Our mission is to engage new audiences and to bring new voices into the city’s political discussions. To increase civic participation and voting rates. To create the conditions for new leaders to be elected. To demonstrate the possibility for political change. We want to support leaders in their efforts to make smarter and better policy.
Nearly one million Philadelphians were registered to vote in the May 2011 primary, but it only took the support of between 5% and 15% of eligible voters to get elected to City Council.
One in every six doctors in the United States was trained in Philadelphia, yet just one in every 10 students who attend a Philadelphia public high school earns a two- or four-year college degree.
Despite seven years of population growth – the first increase in population in six decades – Philadelphia continues to lose jobs. The city has shed 25% of its jobs over the last 40 years, while Boston, D.C., and New York have increased their number of jobs by between 14% and 25%.
We’re a group of civically-minded Philadelphians who care about our city.
Before leading Philadelphia 3.0, Ali worked in the office of City Councilman At-Large Bill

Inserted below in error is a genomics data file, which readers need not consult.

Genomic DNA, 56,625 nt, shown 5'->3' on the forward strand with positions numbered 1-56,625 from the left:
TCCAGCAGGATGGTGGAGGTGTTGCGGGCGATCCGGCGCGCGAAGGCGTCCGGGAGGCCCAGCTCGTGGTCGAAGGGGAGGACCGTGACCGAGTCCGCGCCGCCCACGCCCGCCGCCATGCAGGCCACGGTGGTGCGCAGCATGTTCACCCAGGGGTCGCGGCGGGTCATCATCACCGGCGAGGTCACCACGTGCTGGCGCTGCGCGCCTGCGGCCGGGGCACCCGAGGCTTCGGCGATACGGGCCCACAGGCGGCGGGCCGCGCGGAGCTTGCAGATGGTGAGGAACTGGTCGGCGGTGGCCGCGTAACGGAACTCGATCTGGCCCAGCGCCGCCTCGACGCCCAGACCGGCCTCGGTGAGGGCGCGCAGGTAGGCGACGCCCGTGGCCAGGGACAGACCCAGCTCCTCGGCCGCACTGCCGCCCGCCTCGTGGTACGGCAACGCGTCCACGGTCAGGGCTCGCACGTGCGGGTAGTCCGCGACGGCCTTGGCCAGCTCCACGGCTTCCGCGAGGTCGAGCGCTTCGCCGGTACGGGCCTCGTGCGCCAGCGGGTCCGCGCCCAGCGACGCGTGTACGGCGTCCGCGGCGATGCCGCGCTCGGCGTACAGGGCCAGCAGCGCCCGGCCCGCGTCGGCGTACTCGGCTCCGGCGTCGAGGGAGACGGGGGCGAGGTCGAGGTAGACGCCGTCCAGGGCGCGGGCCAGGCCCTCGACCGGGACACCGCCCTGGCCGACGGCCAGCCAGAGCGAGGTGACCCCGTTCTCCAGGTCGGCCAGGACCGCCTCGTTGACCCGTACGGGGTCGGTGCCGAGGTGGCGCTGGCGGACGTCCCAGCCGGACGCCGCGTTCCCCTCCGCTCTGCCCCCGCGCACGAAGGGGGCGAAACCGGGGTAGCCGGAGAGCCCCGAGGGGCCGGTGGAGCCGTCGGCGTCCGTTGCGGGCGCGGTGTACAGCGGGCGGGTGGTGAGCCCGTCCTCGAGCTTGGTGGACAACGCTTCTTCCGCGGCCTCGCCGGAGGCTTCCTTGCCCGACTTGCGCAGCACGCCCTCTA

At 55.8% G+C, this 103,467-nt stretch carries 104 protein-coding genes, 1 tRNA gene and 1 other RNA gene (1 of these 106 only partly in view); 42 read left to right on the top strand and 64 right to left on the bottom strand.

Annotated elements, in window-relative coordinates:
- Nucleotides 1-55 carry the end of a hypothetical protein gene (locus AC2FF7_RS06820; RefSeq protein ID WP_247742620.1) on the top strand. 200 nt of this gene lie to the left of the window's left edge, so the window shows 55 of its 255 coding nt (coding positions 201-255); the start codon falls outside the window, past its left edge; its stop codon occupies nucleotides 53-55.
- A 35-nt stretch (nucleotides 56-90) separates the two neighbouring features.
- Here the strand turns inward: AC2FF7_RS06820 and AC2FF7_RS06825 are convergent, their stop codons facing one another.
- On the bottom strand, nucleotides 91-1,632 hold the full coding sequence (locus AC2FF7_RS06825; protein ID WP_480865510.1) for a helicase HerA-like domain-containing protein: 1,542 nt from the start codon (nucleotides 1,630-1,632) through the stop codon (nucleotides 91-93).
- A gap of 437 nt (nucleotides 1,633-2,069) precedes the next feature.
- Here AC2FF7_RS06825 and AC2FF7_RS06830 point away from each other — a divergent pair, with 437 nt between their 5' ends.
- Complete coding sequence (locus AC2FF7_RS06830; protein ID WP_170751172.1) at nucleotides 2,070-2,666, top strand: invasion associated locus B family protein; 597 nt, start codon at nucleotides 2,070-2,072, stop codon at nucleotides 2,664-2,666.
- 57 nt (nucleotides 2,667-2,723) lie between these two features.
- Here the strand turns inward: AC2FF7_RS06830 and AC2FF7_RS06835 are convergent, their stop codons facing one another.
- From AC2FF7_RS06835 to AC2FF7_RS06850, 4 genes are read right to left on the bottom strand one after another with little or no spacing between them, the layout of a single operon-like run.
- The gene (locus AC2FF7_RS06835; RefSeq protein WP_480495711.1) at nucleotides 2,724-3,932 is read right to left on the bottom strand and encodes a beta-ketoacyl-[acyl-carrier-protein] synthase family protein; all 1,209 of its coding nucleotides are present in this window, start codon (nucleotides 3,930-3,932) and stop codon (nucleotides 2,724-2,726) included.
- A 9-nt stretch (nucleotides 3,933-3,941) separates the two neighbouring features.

Green, where she focused on tax reform, principally business tax reform, and public health
Ali earned her PhD in Communication from the University of Pennsylvania. As a graduate student she served as a Legislative and Policy Research Fellow in City Council. She holds an AB from Princeton. Ali lives with her wife and son in Bella Vista, where she is a Democratic Committeeperson.
TJ has worked as a middle school teacher, in education policy and as a staffer on political campaigns from the ward to the presidential level. Recently, he was named to LEADERSHIP Philadelphia’s Keepers List of the most promising young leaders in the city.
TJ holds an MPA from Penn’s Fels Institute of Government and a BA from the University of Alabama. He currently lives in the Graduate Hospital neighborhood with his wife Emily.
Our endorsement process has two steps.
Candidates will meet with our Endorsement Committee to discuss the qualities they would bring to City Council. What are their strengths as leaders? What skills and experiences do they think City Council is currently missing? What laws must be enacted to drive our city forward?
Any City Council candidate – challenger or incumbent – seeking our support will complete our questionnaire. This questionnaire allows the candidate to identify his or her position on a number of critical policy questions. We have identified these policies in particular because we feel they will chart the course for the next decade of legislation and governance in our city.
Three of our endorsed candidates won their election! Philadelphia 3.0 can’t wait to see how this cohort of independent-minded City Council members helps the city capitalize on its progress and promise.View the candidates' questionnaires